I love the symbolism of water.
For a time during my childhood, I lived in my grandfather’s old, yellow, Victorian house nestled amid the pink and white lantana. A great curiosity to my young mind was the well just outside our back screen door. I don’t know the history of the well; perhaps it was dug when the old house had only two rooms. By the time I came along, a protective concrete slab covered the opening. A hole, about three inches in diameter, had been cut into the concrete. I would throw limestone rocks down the hole and waited for them to splash the water deep, deep below.
Now I as write from Maastricht, Netherlands, the Jeker River winds like a grapevine through the old stone buildings and stone fortifications, eventually disappearing under the city into the network of dark silent channels leading to the Maas River.
When Delle asked me frame to my journey to the Netherlands in terms of the hero’s journey, I immediately thought of Joseph Campbell’s work. Yet, most of Campbell’s heroes sojourn into the unknown. In my case, my journey was a return. A rebirth. My imagination kept circling back to the hero from a folktale entitled the “Skeleton Woman” recounted in Women Who Run with the Wolves by Clarissa Pinkola Estes. It’s a myth of a fisherman hero, who finds a horrifying treasure under the waters, and a heroine reborn. So, I have adapted the tale and reset it in Maastricht. Hopefully, you will enjoy it, but be aware — it is a little weird (or “freaky” as my husband describes it). After all, we’re is the realm of myth and folklore, so one learns to expect swan princesses in the sky and tiny mermaids under the water.
A long time ago—no one remembers exactly when—a woman was thrown into the Maas River and drowned. She drifted to the river’s bottom, and over time, the fish nibbled her flesh away until she was just a skeleton. You may know this woman—day after day spent grocery shopping, folding laundry, scanning the lines of a spreadsheet, sitting before her computer pushing pixels about a screen—until one day she became this hollowed out skeleton, just as sure as the fish ate her skin. All her creativity nibbled away in everyday living. For years, she drifted about the river’s floor, a forgotten, tangled skeleton amid hundreds of years of refuse: Roman beads, medieval vessels, the rusted remains of shrapnel.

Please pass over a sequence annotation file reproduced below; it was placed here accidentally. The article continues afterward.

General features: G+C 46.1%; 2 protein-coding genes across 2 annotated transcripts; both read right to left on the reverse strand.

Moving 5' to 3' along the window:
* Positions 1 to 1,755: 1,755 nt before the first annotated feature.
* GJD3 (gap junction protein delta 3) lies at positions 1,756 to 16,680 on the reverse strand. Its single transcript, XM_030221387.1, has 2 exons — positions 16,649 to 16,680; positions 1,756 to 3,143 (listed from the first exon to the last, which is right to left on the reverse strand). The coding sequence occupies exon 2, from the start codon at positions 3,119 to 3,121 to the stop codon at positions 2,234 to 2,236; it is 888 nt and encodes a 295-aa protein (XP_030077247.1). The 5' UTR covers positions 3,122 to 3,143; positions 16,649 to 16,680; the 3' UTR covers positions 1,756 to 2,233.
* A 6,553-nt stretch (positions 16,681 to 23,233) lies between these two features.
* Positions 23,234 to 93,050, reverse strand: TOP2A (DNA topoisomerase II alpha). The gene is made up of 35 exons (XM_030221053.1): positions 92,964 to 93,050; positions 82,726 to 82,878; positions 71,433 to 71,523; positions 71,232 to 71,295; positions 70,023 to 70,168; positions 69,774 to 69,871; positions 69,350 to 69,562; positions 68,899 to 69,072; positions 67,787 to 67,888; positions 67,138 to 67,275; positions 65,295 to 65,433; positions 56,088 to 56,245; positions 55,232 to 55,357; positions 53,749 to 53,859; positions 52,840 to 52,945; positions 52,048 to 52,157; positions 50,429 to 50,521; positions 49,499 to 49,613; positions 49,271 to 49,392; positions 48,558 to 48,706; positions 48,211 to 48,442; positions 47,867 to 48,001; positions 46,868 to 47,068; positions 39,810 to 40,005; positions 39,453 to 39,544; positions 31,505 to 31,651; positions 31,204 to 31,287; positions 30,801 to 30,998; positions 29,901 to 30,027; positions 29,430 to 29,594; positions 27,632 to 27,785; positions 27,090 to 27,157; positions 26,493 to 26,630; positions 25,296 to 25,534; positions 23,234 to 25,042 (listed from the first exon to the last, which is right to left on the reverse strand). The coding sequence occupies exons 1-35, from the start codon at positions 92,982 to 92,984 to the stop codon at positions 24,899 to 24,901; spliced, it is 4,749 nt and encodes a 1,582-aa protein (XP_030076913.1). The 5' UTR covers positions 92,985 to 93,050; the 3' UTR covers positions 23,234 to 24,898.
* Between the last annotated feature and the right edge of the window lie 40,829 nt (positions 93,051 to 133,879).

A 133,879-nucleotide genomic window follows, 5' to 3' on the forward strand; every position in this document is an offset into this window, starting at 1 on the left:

Now comes our Dutch hero, a mere fisherman, dipping his pole into the Maas for gifts from below. Food to appease his hunger. In Jungian terms, he is playing with some powerful stuff on his small boat afloat on the water, poking the surface of the subconscious. How often the romance novel begins with the hero who thinks he is perfectly content in his small, controlled world. Such heroes should know better than to fish!
Of course, his fishing line catches onto the ribs of the old skeleton. Our fisherman, thinking he has gotten something big—the mighty Hemingway of fish—excitedly reels his catch in. From the water rises an old, hideous skeleton, decorated with slimy weeds, old bicycle parts, beer bottles, and other urban debris.
He cries out, horrified at the atrocity hanging from his line. He drops his pole and slams down the boat’s throttle, desperate to flee all he has seen. But the fishing line is caught on his person, so the poor skeleton rides behind, bouncing in the rough water of the speeding boat’s wake. The fisherman drives his boat to the shore, leaps onto land, and runs away.
But the skeleton, still connected to him, is dragged along. Her bones rattle on the old cobblestone. It has been so long since she has been above water. She has forgotten the dense air scented with rain, faint diesel fumes, and flowers. Or the narrow streets lined with ateliers selling modern paintings with lush, vivid colors and flowing lines.
By the Turkish grocer, her skeleton hand reaches out and grabs a handful of the salty, mild-tasting olives from Turkey. Oh, to taste something different than the foul, polluted river waters! Further down the street, a chocolatier has put out candid orange peels covered in bitter dark chocolate. Like a greedy thief, she takes a handful of these, too.